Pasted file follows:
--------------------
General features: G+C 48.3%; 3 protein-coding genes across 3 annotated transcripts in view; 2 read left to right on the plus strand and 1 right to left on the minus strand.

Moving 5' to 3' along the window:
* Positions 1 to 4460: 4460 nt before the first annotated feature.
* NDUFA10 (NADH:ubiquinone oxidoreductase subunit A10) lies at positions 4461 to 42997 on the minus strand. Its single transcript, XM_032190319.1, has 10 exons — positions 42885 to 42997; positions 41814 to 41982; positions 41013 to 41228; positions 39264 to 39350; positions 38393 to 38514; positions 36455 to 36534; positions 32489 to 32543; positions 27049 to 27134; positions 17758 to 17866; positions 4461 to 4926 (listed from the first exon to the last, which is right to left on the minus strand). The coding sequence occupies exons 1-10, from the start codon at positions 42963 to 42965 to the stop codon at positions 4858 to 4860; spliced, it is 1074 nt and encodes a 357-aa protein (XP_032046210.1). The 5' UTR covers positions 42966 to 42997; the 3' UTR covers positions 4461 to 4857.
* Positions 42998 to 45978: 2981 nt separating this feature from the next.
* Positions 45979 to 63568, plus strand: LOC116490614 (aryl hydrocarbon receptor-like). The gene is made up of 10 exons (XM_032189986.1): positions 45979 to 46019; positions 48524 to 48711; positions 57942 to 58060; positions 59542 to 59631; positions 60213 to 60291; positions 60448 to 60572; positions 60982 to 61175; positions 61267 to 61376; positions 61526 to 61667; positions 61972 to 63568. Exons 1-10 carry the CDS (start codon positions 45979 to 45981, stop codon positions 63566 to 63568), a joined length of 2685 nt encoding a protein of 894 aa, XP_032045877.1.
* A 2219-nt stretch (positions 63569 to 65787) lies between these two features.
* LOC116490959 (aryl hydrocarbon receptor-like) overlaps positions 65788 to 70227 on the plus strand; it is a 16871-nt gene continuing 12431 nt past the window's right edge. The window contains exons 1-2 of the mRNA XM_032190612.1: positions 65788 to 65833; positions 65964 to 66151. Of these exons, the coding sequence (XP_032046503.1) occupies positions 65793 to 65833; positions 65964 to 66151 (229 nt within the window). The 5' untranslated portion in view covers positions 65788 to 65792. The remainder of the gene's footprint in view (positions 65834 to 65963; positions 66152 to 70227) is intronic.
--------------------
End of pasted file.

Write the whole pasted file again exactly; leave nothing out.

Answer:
General features: G+C 48.3%; 3 protein-coding genes across 3 annotated transcripts in view; 2 read left to right on the plus strand and 1 right to left on the minus strand.

Moving 5' to 3' along the window:
* Positions 1 to 4460: 4460 nt before the first annotated feature.
* NDUFA10 (NADH:ubiquinone oxidoreductase subunit A10) lies at positions 4461 to 42997 on the minus strand. Its single transcript, XM_032190319.1, has 10 exons — positions 42885 to 42997; positions 41814 to 41982; positions 41013 to 41228; positions 39264 to 39350; positions 38393 to 38514; positions 36455 to 36534; positions 32489 to 32543; positions 27049 to 27134; positions 17758 to 17866; positions 4461 to 4926 (listed from the first exon to the last, which is right to left on the minus strand). The coding sequence occupies exons 1-10, from the start codon at positions 42963 to 42965 to the stop codon at positions 4858 to 4860; spliced, it is 1074 nt and encodes a 357-aa protein (XP_032046210.1). The 5' UTR covers positions 42966 to 42997; the 3' UTR covers positions 4461 to 4857.
* Positions 42998 to 45978: 2981 nt separating this feature from the next.
* Positions 45979 to 63568, plus strand: LOC116490614 (aryl hydrocarbon receptor-like). The gene is made up of 10 exons (XM_032189986.1): positions 45979 to 46019; positions 48524 to 48711; positions 57942 to 58060; positions 59542 to 59631; positions 60213 to 60291; positions 60448 to 60572; positions 60982 to 61175; positions 61267 to 61376; positions 61526 to 61667; positions 61972 to 63568. Exons 1-10 carry the CDS (start codon positions 45979 to 45981, stop codon positions 63566 to 63568), a joined length of 2685 nt encoding a protein of 894 aa, XP_032045877.1.
* A 2219-nt stretch (positions 63569 to 65787) lies between these two features.
* LOC116490959 (aryl hydrocarbon receptor-like) overlaps positions 65788 to 70227 on the plus strand; it is a 16871-nt gene continuing 12431 nt past the window's right edge. The window contains exons 1-2 of the mRNA XM_032190612.1: positions 65788 to 65833; positions 65964 to 66151. Of these exons, the coding sequence (XP_032046503.1) occupies positions 65793 to 65833; positions 65964 to 66151 (229 nt within the window). The 5' untranslated portion in view covers positions 65788 to 65792. The remainder of the gene's footprint in view (positions 65834 to 65963; positions 66152 to 70227) is intronic.